This can provide an extra income stream by renting out spare rooms. Or it allows children or relatives to move in with affordable accommodations.

However, tenants remain the main tenant responsible for the rent and any damage. Subletting the entire property is still not permitted without explicit consent from the landlord.

There are also some exceptions where this right may not apply, such as if:

  • The property is owned by a private or housing association landlord specifically for students
  • There is a working agricultural tied cottage
  • The rental agreement explicitly states it is for a holiday let only

But in most standard long-term rental situations, you gain these extended subletting rights after a decade as the tenant.

Right to refuse entry for viewings

Tenants living in the property for 10 years or more have the right to refuse their landlord entry to the property for the purposes of holding viewings with prospective new tenants.

Most standard rental agreements allow the landlord to enter and show the property, as long as they provide proper notice (usually 24 hours). However, once a tenant passes the decade mark, they can deny access for viewings.

This prevents the hassle and disruption of frequent strangers trooping through the home at all hours. It provides renters greater privacy and security in their residence after being a tenant for such a lengthy period.

The only exceptions are if the landlord wishes to:

  • View the property themselves
  • Carry out repairs or maintenance
  • Allow a surveyor or valuer to inspect it

In those cases, the tenant cannot reasonably refuse entry, as long as the landlord follows the correct notification procedures laid out in your tenancy agreement.

But for the purposes of marketing the property and holding viewings for re-letting, the landlord requires the tenants to express permission after they have been residing for over 10 years.

Selling a property with long-term tenants

If you are a landlord looking to sell your rental property, you need to be aware of the additional rights afforded to long-term tenants who have lived there for more than a decade. This can impact the sale process.

Specifically, if your tenants have resided in the property for over 10 consecutive years, they have:

Right to remain after property sale

The new owner inherits your tenants and must respect their tenancy agreement. They cannot simply evict long-term tenants without proper grounds and a court order. This provides important security of tenure for the occupants.

Right to be informed of the property sale

As the landlord, you are legally obligated to inform your tenants in writing of your intention to sell and provide details of the property sale process. Long-term tenants have a right to this information.

Right to view the sale contract

Long-term tenants can request to see the sale contract and any terms relevant to their tenancy agreement. This allows them to understand their standing with the incoming buyer and new landlord.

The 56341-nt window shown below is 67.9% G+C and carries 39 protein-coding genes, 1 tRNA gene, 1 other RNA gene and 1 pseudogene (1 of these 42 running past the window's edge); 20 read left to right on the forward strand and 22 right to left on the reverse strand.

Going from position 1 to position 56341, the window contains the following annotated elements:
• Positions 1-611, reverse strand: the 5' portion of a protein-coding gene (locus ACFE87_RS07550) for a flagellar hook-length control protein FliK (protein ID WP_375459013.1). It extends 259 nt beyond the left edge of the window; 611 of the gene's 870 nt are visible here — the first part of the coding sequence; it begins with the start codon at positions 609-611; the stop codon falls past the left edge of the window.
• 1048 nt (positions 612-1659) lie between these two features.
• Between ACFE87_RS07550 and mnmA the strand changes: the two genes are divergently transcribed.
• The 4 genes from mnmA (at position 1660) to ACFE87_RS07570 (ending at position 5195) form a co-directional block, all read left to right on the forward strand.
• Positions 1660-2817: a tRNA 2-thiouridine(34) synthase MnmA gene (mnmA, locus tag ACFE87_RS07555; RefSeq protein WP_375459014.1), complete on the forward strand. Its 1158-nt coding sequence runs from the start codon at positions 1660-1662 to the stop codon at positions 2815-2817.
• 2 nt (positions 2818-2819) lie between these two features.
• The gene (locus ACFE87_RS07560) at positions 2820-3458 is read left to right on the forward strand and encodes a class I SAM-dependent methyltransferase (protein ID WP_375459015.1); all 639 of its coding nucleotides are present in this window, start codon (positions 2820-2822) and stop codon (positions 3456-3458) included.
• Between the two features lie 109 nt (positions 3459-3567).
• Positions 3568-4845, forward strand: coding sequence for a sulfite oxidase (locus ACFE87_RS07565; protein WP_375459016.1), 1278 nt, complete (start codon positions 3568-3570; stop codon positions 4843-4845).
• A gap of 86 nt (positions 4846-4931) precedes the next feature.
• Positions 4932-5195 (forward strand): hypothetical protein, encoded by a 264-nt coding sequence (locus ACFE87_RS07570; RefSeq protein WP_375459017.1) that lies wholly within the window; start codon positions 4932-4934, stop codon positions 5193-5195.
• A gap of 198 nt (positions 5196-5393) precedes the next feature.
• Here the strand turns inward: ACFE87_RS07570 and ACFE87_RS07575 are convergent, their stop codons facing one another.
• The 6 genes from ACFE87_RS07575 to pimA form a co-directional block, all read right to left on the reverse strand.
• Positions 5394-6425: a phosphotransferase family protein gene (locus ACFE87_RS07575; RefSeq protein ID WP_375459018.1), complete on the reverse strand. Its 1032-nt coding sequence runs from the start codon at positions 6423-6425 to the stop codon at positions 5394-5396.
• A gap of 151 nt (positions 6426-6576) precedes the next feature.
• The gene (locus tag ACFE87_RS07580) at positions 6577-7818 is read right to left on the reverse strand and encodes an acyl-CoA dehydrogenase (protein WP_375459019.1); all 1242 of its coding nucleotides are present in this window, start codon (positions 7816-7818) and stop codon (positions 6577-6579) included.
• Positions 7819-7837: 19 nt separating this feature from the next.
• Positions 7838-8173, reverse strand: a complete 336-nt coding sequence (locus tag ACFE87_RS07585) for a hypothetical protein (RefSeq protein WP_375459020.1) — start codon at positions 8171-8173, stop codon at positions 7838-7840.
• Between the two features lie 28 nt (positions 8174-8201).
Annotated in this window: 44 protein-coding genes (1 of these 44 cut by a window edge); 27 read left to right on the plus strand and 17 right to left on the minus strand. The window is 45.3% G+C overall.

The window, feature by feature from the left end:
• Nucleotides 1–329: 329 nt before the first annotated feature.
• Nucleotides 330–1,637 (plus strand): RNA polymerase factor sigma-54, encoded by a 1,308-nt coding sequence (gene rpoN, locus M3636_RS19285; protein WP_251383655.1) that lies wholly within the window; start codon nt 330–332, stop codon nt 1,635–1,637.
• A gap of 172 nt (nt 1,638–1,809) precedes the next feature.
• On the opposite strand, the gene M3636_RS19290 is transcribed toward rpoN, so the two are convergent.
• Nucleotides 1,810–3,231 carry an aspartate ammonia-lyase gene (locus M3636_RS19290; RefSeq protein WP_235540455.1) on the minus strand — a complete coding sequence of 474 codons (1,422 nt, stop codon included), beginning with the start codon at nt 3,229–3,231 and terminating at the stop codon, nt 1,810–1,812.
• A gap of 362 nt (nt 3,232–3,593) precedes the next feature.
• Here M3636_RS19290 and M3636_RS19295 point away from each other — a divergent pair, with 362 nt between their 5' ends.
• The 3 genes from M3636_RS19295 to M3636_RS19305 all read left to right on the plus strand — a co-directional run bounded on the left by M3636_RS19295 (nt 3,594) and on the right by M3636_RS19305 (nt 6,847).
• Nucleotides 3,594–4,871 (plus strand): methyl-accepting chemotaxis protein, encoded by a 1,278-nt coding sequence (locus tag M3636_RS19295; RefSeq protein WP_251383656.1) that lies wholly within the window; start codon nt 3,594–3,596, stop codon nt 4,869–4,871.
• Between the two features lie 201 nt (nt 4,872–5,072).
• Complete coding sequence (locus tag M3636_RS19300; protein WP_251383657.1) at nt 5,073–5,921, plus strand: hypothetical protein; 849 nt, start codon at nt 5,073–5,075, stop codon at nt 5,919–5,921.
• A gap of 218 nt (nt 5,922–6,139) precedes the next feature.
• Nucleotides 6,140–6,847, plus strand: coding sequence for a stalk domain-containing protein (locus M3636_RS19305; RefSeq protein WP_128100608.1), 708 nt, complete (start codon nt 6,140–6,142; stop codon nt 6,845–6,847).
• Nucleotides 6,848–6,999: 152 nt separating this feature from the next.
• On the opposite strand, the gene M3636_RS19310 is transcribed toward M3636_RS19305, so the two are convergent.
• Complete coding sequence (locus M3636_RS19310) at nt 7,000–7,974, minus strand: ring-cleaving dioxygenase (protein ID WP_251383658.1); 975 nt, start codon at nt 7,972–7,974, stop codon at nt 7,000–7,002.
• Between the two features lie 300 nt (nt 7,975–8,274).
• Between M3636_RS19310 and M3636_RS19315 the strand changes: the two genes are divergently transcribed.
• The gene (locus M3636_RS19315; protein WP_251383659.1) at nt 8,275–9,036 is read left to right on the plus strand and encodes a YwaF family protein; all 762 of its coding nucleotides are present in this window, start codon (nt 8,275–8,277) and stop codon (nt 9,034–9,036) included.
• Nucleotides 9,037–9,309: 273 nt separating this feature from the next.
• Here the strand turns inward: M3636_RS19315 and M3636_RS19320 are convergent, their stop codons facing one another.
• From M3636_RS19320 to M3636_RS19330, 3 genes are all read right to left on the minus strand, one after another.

Right to refuse viewings

Again, tenants past the 10-year mark have the right to refuse allowing viewings with prospective buyers, providing them greater privacy during the sale process.

From a buyer’s perspective, having long-term tenants can make a property less attractive if their future plans clash with the tenants’ rights. Buyers looking for a vacant property may aim to negotiate a lower price to account for potentially having to provide longer notice periods before renovating or reoccupying.

It’s important, therefore, that as the selling landlord, you are upfront about any long-tenured tenants and their statutory rights. Doing so allows all parties to properly understand their positions going into the sale.

Failure to disclose the existence of long-term tenants can potentially lead to allegations of misrepresentation and allow the buyer to pull out of the sale or renegotiate on those grounds after the fact.

How to sell a property with long-term tenants

Selling a property with tenants who have resided for over 10 years can be more complicated due to their additional rights. There are some strategies to consider, however:

Negotiate a tenant buy-out

You may be able to come to an agreement with your long-term tenants to incentivise them to leave the property voluntarily. This could involve offering a cash lump sum or covering their moving expenses in exchange for them ending the tenancy and vacating by an agreed date.

Sell to cash-buying companies

Professional property buying companies like Property Rescue will purchase properties with sitting tenants already in place. This option is perfect for landlords who want a quick and guaranteed sale.

We, at Property Rescue, have experience dealing with the rights of long-term tenants, and we’ll purchase the property from you as-is, with the tenants remaining under their new ownership. You get a fast sale without having to deal with the complexities of the tenants’ rights yourself.

Property Rescue takes care of the legal work and can complete in as little as 48 hours. All you need to do is get a free, no-obligation quote to see how much your home is worth. 

Summary: Tenants rights

As tenants accrue more rights the longer they remain in a property, it’s important for both renters and landlords to understand the protections afforded after a decade-long tenancy. From rent controls to the right to make alterations, being aware of these rights can prevent conflicts and ensure a harmonious long-term rental experience for all parties involved.